30 March 2010

Cool idea: roll-up computer

Serious post last week, so how about something lighter this week?
Came across this very cool idea - the roll up computer. [video]

Flexable screen rolls-up around a core. The core is battery, USB hub, speeakers etc... The screen can either be regular laptop or tablet. Very cool, fun design. Now the big question is whether it ever moves past hte concept stage....?

Music: Massive Attack
Went and saw them live last Thursday - very cool concert :)
reading: 'Blood Sins' by Kay Hooper
The second in a linked suspence series (stand alone but linked), must go back a read the first book.

22 March 2010

How far would you go?

Almost 50 years ago at Yale University social psychologist Stanley Milgram conducted a series of experiments. His controversial experiments, now known as the Milgram experiments, looked at the relationship between obedience and authority. He wrote The Perils of Obedience as a result of those experiments.

The experiments looked at whether people were willing to inflict pain (or even death) on another person if instructed to do so by a person in authority. Around 65% were willing to inflict 450 volts, even when they could hear the person receiving the electric shocks screaming (or see, the % went down only slightly if they could also see the victim).

I hoped we had moved past that level of blind obedience, that we were more willing to think for ourselves. Turns out I may have been overly optimistic.

[see BBC] A recent French documentary featured people (who believed they were on a game show) administering what they were told were near lethal electric shocks to rival contestants. The Game of Death has all the trappings of a traditional TV quiz show, with a roaring crowd chanting "punishment" and a glamorous hostess urging the players on.

82% of participants in the "Game of Death" agreed to pull the lever.


Christophe Nick, the maker of the documentary, said they were "amazed" that so many participants obeyed the sadistic orders of the game show presenter. Mr Nick says that his experiment shows that the TV element further increases people's willingness to obey. "With Milgram, 62% of people obeyed despicable orders. In the setting of television, it's 80%," he told Reuters.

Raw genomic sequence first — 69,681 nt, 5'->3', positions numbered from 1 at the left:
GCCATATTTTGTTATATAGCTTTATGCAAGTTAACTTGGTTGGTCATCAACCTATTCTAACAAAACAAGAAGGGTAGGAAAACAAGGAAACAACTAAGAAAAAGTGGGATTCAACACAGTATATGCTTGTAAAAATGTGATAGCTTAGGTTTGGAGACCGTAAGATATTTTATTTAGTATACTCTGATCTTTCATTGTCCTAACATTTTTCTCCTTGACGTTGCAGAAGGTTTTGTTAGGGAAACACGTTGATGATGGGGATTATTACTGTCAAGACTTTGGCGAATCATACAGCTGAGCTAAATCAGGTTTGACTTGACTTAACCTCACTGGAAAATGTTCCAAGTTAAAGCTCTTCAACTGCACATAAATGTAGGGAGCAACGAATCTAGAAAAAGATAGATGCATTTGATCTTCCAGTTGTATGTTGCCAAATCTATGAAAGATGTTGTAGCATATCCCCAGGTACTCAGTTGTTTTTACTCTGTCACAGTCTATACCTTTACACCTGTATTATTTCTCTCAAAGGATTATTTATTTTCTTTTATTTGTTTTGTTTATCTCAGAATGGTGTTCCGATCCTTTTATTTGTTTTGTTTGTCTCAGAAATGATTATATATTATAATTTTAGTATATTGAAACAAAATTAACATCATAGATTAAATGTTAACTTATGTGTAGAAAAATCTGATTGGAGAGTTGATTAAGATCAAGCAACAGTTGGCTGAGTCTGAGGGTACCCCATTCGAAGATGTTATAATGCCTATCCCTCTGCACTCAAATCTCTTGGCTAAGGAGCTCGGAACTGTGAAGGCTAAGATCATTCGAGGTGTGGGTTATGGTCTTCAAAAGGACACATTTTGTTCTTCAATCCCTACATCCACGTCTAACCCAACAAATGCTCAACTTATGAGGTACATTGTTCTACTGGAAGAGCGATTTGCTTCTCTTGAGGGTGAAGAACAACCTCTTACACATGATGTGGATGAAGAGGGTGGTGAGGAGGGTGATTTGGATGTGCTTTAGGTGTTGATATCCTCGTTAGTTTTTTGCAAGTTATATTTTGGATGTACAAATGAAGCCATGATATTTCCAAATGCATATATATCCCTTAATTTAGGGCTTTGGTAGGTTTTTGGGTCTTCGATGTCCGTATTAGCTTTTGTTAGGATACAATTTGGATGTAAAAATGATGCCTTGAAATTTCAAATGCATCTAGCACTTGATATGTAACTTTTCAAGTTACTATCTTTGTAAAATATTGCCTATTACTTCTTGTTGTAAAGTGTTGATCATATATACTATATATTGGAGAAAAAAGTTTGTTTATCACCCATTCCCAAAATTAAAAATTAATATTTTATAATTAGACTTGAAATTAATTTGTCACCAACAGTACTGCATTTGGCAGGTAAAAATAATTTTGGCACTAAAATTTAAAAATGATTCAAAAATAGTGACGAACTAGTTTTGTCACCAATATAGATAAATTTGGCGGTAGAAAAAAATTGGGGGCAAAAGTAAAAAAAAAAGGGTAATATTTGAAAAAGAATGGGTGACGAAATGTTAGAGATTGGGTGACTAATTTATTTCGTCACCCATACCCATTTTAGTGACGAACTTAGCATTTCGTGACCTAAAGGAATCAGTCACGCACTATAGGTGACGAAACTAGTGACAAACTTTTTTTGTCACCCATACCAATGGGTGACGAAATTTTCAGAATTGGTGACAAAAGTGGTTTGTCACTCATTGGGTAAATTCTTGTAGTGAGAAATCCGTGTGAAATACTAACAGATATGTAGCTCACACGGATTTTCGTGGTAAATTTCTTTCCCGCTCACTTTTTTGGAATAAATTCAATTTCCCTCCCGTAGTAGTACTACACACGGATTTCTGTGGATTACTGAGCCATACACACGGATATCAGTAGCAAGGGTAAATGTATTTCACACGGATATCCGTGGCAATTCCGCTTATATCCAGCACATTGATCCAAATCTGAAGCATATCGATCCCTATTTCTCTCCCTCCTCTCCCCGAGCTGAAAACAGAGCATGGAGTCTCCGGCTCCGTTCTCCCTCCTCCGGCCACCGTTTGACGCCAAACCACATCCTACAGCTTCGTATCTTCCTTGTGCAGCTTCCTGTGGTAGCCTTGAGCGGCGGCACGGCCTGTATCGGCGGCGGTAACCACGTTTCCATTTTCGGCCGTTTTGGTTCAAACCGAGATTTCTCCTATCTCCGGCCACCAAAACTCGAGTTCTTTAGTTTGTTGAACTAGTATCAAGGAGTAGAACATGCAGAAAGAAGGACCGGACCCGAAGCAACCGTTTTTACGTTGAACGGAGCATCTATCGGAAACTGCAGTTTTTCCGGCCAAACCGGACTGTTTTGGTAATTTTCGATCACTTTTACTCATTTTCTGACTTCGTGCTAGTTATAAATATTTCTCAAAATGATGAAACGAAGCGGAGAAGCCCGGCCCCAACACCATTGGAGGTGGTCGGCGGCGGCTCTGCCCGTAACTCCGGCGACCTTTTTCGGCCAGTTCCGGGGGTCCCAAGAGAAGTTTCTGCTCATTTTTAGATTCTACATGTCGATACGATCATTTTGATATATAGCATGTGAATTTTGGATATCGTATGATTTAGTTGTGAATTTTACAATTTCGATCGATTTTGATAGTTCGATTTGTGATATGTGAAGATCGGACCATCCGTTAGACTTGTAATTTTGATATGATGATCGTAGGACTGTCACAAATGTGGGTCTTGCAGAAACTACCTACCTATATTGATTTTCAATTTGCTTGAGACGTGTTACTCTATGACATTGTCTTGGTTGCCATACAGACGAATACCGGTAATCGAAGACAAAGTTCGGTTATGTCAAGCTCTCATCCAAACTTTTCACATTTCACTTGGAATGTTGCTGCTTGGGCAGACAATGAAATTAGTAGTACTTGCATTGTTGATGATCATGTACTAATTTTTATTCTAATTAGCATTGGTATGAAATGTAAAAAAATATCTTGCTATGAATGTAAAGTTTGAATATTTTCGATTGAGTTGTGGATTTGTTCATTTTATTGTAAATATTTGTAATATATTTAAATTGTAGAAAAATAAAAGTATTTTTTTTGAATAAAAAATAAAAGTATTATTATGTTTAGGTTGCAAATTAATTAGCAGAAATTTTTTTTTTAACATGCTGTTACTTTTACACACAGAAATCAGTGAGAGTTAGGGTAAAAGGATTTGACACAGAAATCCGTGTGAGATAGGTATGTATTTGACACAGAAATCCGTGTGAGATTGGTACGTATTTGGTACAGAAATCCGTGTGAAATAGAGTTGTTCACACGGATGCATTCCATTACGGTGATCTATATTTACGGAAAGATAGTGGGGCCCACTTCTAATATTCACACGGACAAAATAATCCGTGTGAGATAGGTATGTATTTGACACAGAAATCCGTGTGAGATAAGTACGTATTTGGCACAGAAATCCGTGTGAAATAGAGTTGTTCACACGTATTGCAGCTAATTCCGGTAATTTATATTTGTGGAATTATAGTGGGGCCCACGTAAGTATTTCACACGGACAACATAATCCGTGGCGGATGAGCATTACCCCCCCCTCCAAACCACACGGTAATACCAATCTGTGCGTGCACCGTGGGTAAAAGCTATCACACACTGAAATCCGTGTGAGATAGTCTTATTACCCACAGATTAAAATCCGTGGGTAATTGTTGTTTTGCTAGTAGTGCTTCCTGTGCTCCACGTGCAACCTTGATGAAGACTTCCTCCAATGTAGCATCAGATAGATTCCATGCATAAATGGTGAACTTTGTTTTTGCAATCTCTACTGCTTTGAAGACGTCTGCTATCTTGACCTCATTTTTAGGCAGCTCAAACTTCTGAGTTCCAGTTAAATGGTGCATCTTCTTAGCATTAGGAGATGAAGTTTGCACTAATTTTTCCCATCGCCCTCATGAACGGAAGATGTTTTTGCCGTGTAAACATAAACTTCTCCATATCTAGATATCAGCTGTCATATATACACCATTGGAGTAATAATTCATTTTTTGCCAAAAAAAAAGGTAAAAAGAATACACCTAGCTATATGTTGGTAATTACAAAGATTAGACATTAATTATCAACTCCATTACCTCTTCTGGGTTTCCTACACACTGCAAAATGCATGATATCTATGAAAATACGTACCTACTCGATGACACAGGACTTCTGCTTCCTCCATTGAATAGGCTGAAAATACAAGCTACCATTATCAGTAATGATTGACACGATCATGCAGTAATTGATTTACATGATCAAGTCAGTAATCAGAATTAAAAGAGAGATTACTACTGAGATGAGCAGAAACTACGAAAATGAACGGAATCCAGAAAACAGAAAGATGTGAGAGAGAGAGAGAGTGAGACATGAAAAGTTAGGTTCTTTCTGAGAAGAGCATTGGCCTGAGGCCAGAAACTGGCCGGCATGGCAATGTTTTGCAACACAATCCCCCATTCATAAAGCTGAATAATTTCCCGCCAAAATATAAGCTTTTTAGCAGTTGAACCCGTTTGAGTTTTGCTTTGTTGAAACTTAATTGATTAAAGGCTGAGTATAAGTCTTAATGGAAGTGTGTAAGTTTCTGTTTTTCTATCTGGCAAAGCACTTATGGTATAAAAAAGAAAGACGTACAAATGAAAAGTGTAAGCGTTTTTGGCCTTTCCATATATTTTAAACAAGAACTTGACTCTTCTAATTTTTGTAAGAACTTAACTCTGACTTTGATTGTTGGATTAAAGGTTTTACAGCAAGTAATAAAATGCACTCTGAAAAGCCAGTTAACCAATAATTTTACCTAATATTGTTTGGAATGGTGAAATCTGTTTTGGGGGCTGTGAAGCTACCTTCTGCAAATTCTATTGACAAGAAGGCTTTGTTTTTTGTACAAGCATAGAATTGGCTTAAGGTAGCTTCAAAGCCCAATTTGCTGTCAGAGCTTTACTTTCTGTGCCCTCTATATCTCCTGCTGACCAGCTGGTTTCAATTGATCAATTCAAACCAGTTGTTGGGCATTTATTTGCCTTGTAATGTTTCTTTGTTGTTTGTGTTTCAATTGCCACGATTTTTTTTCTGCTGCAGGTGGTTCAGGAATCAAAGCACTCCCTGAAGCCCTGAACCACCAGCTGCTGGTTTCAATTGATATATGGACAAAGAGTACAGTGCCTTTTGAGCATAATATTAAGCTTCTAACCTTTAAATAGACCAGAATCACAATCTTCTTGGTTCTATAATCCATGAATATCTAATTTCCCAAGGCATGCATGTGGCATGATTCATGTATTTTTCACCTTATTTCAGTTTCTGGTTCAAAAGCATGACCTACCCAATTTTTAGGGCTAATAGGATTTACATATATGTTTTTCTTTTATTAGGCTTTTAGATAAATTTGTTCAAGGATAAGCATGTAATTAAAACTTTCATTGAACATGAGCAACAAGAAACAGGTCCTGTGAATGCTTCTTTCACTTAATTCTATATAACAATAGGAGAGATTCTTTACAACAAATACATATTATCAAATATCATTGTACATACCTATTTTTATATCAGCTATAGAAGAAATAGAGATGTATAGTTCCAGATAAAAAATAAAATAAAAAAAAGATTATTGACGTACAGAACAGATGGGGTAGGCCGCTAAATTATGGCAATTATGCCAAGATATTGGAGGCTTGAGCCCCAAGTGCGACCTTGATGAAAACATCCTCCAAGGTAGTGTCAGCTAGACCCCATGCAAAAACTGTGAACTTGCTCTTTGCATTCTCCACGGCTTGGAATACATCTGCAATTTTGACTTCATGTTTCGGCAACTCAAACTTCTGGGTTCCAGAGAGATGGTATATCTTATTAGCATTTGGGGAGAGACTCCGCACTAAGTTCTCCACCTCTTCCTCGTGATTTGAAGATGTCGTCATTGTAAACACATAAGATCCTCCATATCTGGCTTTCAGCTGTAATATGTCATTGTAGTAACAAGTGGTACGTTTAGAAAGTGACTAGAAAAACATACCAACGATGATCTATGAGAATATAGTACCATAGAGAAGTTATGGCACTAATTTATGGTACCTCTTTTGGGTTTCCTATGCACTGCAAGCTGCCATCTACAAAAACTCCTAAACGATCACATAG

[see Telegraph] Given that the French programme essentially replicates work done years ago, why has it created headlines around the world? Because, in many ways, this latest incarnation offers a starker view of human nature than any of its predecessors.

Milgram’s subjects were alone with a disinterested professor as they wrestled with their consciences, and believed that they were unobserved. But in Le Jeu de la Mort, the contestants were undeterred by the knowledge that millions would witness their brutality. And an enthusiastic audience, as ignorant as the contestants that it was all a spoof, roared "Punish! Punish!" as the electric shocks intensified.

If they’d been wearing togas, you could have imagined them enjoying a few Christians torn apart by lions. The French experiment suggests not only that most of us might have obeyed Nazi Gauleiters, but that 2,000 years of civilisation can fall away in an instant.

Significantly, one player, whose Jewish grandparents had been persecuted by the Nazis, went along with the torture. She said afterwards: “Since I was a little girl, I have always asked myself why [the Nazis] did it. How could they obey such orders? And there I was, obeying them myself.”